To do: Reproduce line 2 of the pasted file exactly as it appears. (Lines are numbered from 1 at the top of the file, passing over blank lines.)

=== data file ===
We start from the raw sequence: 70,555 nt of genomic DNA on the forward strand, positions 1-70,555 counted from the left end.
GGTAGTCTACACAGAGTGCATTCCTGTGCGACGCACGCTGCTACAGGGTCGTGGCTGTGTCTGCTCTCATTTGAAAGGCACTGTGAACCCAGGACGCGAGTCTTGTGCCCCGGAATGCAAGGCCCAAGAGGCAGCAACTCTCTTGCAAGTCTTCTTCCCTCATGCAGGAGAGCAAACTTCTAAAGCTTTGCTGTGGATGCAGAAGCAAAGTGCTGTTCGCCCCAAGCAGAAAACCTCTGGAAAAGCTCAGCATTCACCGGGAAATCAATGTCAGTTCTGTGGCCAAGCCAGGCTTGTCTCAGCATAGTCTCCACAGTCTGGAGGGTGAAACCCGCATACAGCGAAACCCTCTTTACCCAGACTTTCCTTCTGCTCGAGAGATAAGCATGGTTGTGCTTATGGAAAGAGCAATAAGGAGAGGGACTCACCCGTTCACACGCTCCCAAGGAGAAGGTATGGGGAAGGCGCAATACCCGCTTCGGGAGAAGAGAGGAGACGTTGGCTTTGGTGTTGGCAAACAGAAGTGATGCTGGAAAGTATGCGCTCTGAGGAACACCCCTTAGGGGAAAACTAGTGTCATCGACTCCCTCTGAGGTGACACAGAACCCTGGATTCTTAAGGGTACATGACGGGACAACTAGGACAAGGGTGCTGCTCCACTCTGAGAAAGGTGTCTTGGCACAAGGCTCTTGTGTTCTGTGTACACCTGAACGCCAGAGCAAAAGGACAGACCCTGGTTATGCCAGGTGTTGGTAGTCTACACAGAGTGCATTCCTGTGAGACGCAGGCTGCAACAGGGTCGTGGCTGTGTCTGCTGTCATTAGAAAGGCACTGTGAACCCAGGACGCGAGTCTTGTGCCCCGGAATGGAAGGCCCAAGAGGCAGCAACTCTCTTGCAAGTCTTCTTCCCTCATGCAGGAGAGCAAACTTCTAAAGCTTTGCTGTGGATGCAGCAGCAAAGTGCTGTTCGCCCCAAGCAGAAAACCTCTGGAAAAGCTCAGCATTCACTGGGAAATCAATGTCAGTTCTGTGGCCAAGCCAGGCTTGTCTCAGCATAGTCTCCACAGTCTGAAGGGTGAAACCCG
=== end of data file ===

GGTAGTCTACACAGAGTGCATTCCTGTGCGACGCACGCTGCTACAGGGTCGTGGCTGTGTCTGCTCTCATTTGAAAGGCACTGTGAACCCAGGACGCGAGTCTTGTGCCCCGGAATGCAAGGCCCAAGAGGCAGCAACTCTCTTGCAAGTCTTCTTCCCTCATGCAGGAGAGCAAACTTCTAAAGCTTTGCTGTGGATGCAGAAGCAAAGTGCTGTTCGCCCCAAGCAGAAAACCTCTGGAAAAGCTCAGCATTCACCGGGAAATCAATGTCAGTTCTGTGGCCAAGCCAGGCTTGTCTCAGCATAGTCTCCACAGTCTGGAGGGTGAAACCCGCATACAGCGAAACCCTCTTTACCCAGACTTTCCTTCTGCTCGAGAGATAAGCATGGTTGTGCTTATGGAAAGAGCAATAAGGAGAGGGACTCACCCGTTCACACGCTCCCAAGGAGAAGGTATGGGGAAGGCGCAATACCCGCTTCGGGAGAAGAGAGGAGACGTTGGCTTTGGTGTTGGCAAACAGAAGTGATGCTGGAAAGTATGCGCTCTGAGGAACACCCCTTAGGGGAAAACTAGTGTCATCGACTCCCTCTGAGGTGACACAGAACCCTGGATTCTTAAGGGTACATGACGGGACAACTAGGACAAGGGTGCTGCTCCACTCTGAGAAAGGTGTCTTGGCACAAGGCTCTTGTGTTCTGTGTACACCTGAACGCCAGAGCAAAAGGACAGACCCTGGTTATGCCAGGTGTTGGTAGTCTACACAGAGTGCATTCCTGTGAGACGCAGGCTGCAACAGGGTCGTGGCTGTGTCTGCTGTCATTAGAAAGGCACTGTGAACCCAGGACGCGAGTCTTGTGCCCCGGAATGGAAGGCCCAAGAGGCAGCAACTCTCTTGCAAGTCTTCTTCCCTCATGCAGGAGAGCAAACTTCTAAAGCTTTGCTGTGGATGCAGCAGCAAAGTGCTGTTCGCCCCAAGCAGAAAACCTCTGGAAAAGCTCAGCATTCACTGGGAAATCAATGTCAGTTCTGTGGCCAAGCCAGGCTTGTCTCAGCATAGTCTCCACAGTCTGAAGGGTGAAACCCG